In 1832 Elder Mitchell extended his labors down the Bald Eagle valley to Mill Hall, which was then in Centre county, and preached in different localities between Howard and Mill Hall. The same year he organized a church in what was called the Beach Creek neighborhood. It was composed of about ninety members. Here a house of worship was erected by the joint efforts of the Mennonites and Disciples. In a short time the former surrendered their entire membership to the Disciples, who became sole owners of the building. This house was occuplied by the Disciples until 1869, when a lot on the opposite side of the public road was purchased and a large and commodious brick edifice erected. It has a capacious basement and a beautiful audience room above.

    This congregation once numbered among its members ex-Sheriff J. J. Lingle, now of Philipsburg, this county; Hon. James Chatham and Orin T. Noble, Esq, both now of Lock Haven. Austin Leonard, an elder of the first organization resides in Beech Creek, three-fourths of a mile from the church. He has stood for forty-five years a pillar in the church and a citizen of irreproachable reputation. The Disciples organized a congregation in Curtin township many years ago. Their house, of a more recent date, is a pleasant and convenient building. The have a good Sunday-school and meet for worship every Lord’s day.–Elder Nathan J. Mitchell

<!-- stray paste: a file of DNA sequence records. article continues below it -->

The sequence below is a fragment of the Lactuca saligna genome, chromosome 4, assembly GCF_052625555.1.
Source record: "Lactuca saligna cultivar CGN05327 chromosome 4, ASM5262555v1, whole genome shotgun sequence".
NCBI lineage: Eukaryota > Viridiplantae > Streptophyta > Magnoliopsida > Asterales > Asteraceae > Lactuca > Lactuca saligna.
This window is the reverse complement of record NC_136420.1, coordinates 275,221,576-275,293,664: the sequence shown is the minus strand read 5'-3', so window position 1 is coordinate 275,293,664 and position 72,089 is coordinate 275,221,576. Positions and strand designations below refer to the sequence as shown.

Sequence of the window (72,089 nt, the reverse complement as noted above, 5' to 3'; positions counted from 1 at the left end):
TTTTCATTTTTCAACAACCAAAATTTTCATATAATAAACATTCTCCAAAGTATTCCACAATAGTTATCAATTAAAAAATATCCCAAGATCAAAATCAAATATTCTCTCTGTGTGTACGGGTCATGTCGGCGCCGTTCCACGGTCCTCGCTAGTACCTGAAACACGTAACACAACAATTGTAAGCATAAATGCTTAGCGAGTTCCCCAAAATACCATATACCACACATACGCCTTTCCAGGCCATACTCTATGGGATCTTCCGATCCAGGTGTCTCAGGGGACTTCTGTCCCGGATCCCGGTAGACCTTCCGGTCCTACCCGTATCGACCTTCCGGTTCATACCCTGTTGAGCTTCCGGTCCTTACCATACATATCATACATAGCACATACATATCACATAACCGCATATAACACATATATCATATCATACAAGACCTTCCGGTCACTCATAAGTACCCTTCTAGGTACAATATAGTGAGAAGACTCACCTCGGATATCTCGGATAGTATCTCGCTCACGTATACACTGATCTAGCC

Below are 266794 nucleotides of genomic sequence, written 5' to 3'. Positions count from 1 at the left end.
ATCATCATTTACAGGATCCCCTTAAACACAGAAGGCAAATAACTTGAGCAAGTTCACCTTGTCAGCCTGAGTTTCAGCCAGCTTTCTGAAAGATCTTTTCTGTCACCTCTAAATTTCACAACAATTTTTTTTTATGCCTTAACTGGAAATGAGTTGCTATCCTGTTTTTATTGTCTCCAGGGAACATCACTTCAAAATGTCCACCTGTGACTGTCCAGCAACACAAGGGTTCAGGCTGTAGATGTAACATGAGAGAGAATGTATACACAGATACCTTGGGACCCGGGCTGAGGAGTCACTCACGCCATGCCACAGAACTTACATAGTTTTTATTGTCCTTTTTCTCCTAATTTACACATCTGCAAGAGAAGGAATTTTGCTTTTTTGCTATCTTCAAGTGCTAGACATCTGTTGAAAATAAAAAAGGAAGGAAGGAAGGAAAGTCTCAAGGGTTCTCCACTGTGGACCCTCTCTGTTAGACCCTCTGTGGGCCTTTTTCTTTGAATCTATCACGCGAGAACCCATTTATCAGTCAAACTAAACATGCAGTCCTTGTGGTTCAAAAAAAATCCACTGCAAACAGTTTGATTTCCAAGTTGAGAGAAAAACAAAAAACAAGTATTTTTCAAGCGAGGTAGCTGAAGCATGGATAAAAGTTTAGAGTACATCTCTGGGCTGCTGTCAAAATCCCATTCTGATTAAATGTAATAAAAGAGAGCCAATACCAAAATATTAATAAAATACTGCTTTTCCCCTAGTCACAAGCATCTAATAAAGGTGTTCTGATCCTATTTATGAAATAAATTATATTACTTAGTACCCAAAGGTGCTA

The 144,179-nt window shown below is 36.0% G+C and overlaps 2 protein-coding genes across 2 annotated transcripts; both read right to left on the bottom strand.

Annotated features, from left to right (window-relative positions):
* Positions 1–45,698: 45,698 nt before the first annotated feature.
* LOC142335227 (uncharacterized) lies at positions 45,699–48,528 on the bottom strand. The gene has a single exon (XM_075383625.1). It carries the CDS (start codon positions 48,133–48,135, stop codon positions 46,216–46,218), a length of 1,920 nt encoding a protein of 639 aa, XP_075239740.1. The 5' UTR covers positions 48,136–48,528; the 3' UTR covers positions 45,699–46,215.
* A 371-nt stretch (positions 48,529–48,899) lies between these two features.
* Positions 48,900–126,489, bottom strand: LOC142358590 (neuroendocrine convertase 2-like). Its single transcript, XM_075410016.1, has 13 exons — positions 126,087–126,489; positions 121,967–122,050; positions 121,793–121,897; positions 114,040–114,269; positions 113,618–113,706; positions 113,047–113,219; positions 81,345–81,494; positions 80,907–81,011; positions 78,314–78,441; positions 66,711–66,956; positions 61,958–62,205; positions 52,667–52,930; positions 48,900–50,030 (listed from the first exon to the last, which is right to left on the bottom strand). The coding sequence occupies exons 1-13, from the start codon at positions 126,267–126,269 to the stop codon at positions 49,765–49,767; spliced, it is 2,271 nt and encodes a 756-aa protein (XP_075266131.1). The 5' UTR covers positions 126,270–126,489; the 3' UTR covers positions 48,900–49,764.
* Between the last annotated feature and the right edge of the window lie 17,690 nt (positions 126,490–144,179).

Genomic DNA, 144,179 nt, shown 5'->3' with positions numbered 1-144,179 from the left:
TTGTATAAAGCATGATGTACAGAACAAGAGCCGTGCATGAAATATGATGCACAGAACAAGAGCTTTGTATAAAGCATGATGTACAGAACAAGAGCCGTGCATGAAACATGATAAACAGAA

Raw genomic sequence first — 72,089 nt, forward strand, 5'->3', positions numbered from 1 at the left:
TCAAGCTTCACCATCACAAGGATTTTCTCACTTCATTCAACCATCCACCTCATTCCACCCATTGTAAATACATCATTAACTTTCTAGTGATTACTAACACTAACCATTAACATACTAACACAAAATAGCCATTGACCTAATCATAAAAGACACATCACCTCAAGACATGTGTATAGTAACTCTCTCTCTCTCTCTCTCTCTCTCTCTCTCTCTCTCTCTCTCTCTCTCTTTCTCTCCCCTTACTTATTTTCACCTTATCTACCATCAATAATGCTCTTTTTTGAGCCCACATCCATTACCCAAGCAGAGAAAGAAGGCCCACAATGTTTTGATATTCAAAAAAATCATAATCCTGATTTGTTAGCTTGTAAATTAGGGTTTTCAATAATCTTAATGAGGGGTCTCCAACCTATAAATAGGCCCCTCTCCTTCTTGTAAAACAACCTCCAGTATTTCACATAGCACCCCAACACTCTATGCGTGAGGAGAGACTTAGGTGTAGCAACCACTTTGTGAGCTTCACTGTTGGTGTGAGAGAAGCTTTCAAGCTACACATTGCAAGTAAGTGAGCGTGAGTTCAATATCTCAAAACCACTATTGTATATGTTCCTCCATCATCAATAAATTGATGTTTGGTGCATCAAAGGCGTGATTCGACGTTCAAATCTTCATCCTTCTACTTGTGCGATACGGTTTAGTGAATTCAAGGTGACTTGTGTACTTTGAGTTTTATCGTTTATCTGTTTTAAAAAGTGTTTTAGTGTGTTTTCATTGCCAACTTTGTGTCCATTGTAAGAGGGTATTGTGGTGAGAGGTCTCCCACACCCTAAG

Obit of the first Ira:


    At His Residence on Sunday Afternoon at O’clock,


    At One Time He Stood at the Head Of the Centre County Bar – Overwork During the Last Presidential Campaign the Principal Cause of His Death – He was also a Minister of the Gospel and in this Capacity Tried to Make the World Better

    “Perhaps t h ere was no more familiar figure on the streets of Bellefonte during the last three years than that of Ira C. Mitchell, Esq. He was not tall in statue but other wise the picture of health, and his genial and cordial disposition kept him in touch with his fellow men. Last Sunday at about 5